Myelin oligodendrocyte glycoprotein (MOG)–IgG is a biomarker associated with central nervous system–demyelinating disorders termed MOG-IgG–associated disorders. These disorders have overlapping clinical features, including optic neuritis and myelitis, with aquaporin-4 (AQP4)–IgG–positive neuromyelitis optica spectrum disorders. These disorders are hypothesized to be biologically distinct; AQP4-IgG–positive neuromyelitis optica spectrum disorders are autoimmune astrocytopathies, whereas MOG-IgG–associated disorders are postulated to be autoimmune oligodendrocytopathies.1 Despite their immunopathogenic differences, there are rare reports of patients with dual positivity of MOG-IgG and AQP4-IgG.2,3 We aimed to determine the frequency, sex ratio, and coexistence of glial antibodies (AQP4-IgG and MOG-IgG) in adults and children undergoing evaluation for suspected central nervous system–demyelinating diseases.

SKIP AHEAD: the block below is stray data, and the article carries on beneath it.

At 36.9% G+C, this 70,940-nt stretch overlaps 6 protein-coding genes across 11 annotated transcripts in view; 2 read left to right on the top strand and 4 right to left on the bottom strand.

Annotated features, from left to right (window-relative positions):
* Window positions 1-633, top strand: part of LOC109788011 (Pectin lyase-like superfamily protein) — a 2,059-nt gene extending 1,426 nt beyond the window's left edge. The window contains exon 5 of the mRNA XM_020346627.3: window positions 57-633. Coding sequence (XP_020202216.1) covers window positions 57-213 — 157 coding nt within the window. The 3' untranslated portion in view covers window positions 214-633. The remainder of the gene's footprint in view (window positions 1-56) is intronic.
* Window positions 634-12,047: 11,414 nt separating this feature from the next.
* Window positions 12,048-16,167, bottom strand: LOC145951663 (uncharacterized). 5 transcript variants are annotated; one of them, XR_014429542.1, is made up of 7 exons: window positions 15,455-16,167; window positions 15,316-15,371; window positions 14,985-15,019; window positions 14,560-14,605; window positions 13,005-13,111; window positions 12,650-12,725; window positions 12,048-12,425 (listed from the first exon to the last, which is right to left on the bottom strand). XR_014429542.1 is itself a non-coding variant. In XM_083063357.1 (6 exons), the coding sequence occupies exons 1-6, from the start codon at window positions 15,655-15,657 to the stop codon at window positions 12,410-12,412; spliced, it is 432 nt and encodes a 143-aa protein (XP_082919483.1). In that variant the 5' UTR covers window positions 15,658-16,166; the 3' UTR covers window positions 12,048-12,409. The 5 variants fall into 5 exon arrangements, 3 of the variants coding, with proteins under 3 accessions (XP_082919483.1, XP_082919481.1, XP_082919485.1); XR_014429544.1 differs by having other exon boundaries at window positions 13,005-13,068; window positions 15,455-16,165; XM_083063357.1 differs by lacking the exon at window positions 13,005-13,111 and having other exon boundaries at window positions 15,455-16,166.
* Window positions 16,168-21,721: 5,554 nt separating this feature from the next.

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Kunchok A, Chen JJ, McKeon A, Mills JR, Flanagan EP, Pittock SJ. Coexistence of Myelin Oligodendrocyte Glycoprotein and Aquaporin-4 Antibodies in Adult and Pediatric Patients. JAMA Neurol. 2020;77(2):257–259. doi:10.1001/jamaneurol.2019.3656
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